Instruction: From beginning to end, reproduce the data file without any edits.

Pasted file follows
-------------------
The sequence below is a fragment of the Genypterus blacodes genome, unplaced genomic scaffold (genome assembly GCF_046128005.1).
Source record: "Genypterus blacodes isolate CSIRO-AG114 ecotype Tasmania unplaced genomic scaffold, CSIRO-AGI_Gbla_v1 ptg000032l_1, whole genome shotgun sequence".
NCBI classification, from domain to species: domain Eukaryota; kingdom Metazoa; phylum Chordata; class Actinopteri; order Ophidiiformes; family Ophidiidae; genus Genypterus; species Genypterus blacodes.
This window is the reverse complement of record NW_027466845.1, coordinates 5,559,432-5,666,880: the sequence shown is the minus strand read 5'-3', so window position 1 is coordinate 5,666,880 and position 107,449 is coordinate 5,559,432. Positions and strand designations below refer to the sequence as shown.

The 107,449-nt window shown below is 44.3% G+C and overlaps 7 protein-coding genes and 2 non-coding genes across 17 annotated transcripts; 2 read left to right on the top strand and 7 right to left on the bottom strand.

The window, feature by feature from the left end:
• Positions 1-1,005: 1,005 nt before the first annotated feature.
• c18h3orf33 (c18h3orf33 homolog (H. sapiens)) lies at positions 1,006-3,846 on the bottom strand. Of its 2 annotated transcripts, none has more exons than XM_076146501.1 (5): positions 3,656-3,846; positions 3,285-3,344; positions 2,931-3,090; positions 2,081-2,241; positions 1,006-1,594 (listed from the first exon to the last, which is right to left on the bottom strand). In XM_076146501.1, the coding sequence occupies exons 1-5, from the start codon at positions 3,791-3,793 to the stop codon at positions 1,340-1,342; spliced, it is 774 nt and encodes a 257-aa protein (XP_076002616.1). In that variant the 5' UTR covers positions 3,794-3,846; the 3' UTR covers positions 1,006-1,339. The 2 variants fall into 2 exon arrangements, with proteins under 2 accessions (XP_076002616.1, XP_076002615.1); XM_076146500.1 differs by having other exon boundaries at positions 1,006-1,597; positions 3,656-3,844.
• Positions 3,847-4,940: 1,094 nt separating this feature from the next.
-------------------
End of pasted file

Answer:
The sequence below is a fragment of the Genypterus blacodes genome, unplaced genomic scaffold (genome assembly GCF_046128005.1).
Source record: "Genypterus blacodes isolate CSIRO-AG114 ecotype Tasmania unplaced genomic scaffold, CSIRO-AGI_Gbla_v1 ptg000032l_1, whole genome shotgun sequence".
NCBI classification, from domain to species: domain Eukaryota; kingdom Metazoa; phylum Chordata; class Actinopteri; order Ophidiiformes; family Ophidiidae; genus Genypterus; species Genypterus blacodes.
This window is the reverse complement of record NW_027466845.1, coordinates 5,559,432-5,666,880: the sequence shown is the minus strand read 5'-3', so window position 1 is coordinate 5,666,880 and position 107,449 is coordinate 5,559,432. Positions and strand designations below refer to the sequence as shown.

The 107,449-nt window shown below is 44.3% G+C and overlaps 7 protein-coding genes and 2 non-coding genes across 17 annotated transcripts; 2 read left to right on the top strand and 7 right to left on the bottom strand.

The window, feature by feature from the left end:
• Positions 1-1,005: 1,005 nt before the first annotated feature.
• c18h3orf33 (c18h3orf33 homolog (H. sapiens)) lies at positions 1,006-3,846 on the bottom strand. Of its 2 annotated transcripts, none has more exons than XM_076146501.1 (5): positions 3,656-3,846; positions 3,285-3,344; positions 2,931-3,090; positions 2,081-2,241; positions 1,006-1,594 (listed from the first exon to the last, which is right to left on the bottom strand). In XM_076146501.1, the coding sequence occupies exons 1-5, from the start codon at positions 3,791-3,793 to the stop codon at positions 1,340-1,342; spliced, it is 774 nt and encodes a 257-aa protein (XP_076002616.1). In that variant the 5' UTR covers positions 3,794-3,846; the 3' UTR covers positions 1,006-1,339. The 2 variants fall into 2 exon arrangements, with proteins under 2 accessions (XP_076002616.1, XP_076002615.1); XM_076146500.1 differs by having other exon boundaries at positions 1,006-1,597; positions 3,656-3,844.
• Positions 3,847-4,940: 1,094 nt separating this feature from the next.